Wednesday 16 September 2020 7:30 pm

Federal Reserve holds rates steady in upbeat US economic forecast

The US Federal Reserve opted to keep interest rates near zero today, but improved its projections for the US economy while it waits for inflation to improve.

The Fed promised to hold interest rates until inflation gets on track to “moderately exceed” its two per cent inflation target “for some time”.

Fresh forecasts showed it intends to keep interest rates on hold until at least 2023, with inflation never surpassing two per cent over that time.

Read more: OECD: Global economy faring better than thought but UK lags behind

Meanwhile the body upgraded economic growth to minus 3.7 per cent for this year, an improvement from the minus 6.5 per cent forecast in June.

Unemployment is expected to fall to 7.6 per cent by the end of 2020, compared to June’s 9.3 per cent forecast.

However there were two dissenting opinions. One policymaker thought the decisions went too far, while the other thought they didn’t go far enough.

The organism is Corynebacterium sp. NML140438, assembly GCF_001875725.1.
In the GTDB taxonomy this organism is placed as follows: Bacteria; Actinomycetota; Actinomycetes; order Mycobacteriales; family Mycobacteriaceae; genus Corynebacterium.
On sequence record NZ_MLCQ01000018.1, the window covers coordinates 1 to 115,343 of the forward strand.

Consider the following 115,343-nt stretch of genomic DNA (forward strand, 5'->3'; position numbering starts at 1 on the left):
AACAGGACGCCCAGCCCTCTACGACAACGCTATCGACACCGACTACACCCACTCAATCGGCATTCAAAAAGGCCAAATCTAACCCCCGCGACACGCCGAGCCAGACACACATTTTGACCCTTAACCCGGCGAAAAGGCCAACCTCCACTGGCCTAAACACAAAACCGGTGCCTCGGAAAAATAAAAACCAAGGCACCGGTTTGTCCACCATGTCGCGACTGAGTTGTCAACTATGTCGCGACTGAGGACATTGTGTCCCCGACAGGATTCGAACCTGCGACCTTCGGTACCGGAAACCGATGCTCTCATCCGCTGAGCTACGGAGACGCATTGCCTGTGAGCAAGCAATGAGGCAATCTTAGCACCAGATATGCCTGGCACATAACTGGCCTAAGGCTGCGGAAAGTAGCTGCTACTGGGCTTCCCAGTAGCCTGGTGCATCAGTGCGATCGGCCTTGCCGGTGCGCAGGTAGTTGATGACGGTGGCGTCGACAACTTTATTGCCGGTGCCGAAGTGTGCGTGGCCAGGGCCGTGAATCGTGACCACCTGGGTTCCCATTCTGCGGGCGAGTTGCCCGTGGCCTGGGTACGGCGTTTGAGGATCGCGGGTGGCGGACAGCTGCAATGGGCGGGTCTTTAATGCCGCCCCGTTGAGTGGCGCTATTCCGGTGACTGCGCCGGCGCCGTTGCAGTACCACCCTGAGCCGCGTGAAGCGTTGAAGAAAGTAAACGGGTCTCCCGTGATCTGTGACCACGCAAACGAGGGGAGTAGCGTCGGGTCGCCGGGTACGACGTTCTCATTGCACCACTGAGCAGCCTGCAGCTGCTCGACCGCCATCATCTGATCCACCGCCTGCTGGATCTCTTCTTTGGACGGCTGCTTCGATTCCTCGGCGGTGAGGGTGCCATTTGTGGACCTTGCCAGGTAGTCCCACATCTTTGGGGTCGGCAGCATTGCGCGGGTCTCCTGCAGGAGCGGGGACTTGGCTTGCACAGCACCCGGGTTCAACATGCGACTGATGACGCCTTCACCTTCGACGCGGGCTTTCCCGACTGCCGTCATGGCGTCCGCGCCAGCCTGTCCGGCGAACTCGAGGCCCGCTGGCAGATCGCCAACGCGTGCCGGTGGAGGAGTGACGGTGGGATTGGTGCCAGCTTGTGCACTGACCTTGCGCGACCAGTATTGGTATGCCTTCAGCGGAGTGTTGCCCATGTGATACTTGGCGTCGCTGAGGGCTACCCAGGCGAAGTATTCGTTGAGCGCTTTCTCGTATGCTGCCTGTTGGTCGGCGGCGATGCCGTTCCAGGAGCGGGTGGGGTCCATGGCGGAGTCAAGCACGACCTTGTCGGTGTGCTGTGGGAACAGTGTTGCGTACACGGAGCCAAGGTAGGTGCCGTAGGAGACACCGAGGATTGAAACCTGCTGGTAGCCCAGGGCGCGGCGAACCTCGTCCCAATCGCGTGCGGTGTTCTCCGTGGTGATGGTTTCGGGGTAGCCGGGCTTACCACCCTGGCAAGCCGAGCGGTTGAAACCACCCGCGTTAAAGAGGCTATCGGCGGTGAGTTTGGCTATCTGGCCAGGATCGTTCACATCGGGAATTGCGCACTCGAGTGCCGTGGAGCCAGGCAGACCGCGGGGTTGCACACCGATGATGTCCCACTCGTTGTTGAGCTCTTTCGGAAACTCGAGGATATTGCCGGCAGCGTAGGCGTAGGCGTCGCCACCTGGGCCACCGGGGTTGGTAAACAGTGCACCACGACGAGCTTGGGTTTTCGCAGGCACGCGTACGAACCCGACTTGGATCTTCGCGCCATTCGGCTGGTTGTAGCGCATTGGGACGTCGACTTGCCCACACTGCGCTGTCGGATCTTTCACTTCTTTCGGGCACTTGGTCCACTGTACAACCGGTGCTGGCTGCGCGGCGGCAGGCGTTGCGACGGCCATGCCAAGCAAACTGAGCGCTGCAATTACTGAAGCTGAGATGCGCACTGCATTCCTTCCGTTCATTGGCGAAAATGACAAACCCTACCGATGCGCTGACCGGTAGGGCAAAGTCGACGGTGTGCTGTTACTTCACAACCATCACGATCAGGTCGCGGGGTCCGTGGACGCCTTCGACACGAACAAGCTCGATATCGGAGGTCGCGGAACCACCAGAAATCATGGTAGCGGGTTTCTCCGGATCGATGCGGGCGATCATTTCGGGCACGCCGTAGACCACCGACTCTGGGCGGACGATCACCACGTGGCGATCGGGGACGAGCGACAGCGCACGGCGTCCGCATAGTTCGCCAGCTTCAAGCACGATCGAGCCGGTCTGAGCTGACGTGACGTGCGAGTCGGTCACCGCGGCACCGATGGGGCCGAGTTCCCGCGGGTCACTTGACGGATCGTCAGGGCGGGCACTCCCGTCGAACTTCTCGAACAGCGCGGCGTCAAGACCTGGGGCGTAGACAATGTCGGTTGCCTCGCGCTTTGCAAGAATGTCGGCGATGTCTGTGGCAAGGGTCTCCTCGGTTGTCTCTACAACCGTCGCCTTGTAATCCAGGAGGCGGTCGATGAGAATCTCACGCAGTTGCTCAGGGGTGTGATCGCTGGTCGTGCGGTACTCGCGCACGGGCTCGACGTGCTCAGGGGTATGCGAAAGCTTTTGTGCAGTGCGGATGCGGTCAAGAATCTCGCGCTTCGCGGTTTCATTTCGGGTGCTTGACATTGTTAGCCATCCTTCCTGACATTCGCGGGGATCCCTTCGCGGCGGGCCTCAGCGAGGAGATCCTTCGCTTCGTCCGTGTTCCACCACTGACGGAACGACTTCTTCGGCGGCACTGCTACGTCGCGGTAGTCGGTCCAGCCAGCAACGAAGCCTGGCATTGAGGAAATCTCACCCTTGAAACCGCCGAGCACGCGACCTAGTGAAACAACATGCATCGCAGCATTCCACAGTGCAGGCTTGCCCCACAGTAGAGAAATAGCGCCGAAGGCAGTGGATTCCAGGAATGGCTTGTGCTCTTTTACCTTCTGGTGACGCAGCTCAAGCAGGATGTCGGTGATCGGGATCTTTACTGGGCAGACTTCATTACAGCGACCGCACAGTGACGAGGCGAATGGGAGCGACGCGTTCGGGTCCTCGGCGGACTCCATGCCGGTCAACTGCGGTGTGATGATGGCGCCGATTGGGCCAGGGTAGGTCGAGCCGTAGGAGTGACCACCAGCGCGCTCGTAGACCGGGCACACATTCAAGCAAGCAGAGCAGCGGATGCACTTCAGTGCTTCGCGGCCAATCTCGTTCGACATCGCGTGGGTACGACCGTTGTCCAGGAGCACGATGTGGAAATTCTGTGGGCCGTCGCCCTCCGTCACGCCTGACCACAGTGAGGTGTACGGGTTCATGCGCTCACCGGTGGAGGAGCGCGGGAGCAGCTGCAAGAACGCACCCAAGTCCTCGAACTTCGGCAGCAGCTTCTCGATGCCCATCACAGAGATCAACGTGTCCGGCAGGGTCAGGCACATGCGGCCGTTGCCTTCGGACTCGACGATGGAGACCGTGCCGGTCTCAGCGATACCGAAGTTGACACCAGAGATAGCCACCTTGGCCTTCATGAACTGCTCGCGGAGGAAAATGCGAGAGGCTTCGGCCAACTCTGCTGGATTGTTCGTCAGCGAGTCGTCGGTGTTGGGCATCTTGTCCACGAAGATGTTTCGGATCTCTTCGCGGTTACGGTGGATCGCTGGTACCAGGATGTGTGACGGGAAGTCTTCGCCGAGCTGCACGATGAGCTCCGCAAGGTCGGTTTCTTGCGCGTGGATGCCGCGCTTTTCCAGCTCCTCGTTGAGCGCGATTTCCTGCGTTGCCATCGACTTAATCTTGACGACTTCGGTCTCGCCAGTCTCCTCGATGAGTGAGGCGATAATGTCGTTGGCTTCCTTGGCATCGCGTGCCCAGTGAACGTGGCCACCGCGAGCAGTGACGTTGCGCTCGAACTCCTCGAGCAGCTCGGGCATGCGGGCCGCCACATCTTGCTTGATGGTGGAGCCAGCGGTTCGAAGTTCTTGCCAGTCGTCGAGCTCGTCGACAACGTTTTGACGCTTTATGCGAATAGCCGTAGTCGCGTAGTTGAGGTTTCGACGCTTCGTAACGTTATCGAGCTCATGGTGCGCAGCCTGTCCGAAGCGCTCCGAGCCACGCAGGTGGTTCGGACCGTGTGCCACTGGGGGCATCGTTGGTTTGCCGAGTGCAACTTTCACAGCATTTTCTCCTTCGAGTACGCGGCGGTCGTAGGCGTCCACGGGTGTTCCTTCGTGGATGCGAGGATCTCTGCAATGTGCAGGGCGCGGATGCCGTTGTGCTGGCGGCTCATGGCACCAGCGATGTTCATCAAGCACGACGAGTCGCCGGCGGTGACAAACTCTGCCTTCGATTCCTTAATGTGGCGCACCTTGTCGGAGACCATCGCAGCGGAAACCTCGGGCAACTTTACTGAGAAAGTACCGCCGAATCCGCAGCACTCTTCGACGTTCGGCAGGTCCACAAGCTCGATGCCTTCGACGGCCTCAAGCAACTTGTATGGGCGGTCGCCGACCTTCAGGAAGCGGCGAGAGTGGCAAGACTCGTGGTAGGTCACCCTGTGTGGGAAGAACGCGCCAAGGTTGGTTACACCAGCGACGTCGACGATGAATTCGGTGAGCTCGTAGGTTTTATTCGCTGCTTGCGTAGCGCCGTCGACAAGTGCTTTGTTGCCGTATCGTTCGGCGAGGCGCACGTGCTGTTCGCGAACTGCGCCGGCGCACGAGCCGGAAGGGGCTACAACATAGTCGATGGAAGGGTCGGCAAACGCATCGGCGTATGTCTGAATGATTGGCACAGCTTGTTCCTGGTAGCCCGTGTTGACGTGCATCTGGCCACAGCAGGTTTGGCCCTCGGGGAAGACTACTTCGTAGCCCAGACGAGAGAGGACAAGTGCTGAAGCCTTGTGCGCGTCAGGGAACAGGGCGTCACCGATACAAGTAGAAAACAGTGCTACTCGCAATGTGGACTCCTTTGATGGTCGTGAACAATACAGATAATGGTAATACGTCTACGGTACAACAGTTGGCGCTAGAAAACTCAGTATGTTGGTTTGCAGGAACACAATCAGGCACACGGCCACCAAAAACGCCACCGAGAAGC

In a pivot away from stabilising financial markets and towards stimulating the local economy, the Fed said it would keep its current government bond-buying at least at the current pace of $120bn per month to ensure an “accommodative” future financial environment.

Employment had already rebounded more strongly than expected after ballooning when lockdowns were tightest, falling to 8.4 per cent in August despite June’s pessimistic forecast.

The Dow and S&P 500 added to today’s gains after the statement, with the Dow rising more than one per cent while the Nasdaq turned green.

Read more: Will the BoE inject more stimulus into the UK economy?

US President Donald Trump will be buoyed by the improved economic projections. Although his plans to campaign for November’s presidential election on the economy have been dented, he has touted the jobs rebound.

Earlier today, the OECD upgraded its prediction for the US economy this year. It said it will contract by a still-enormous 3.8 per cent. But that was a massive upward revision from the 7.3 per cent collapse previously expected.

However, the recovery in the US economy could be derailed if lawmakers on Capitol Hill fail to agree on another stimulus package. Fed chair Jay Powell has made it clear that the economy needs more government support. 

The Bank of England will decide on its monetary policy tomorrow. Analysts predict it will leave interest rates on hold at 0.1 per cent and its bond-buying target unchanged at £745bn.

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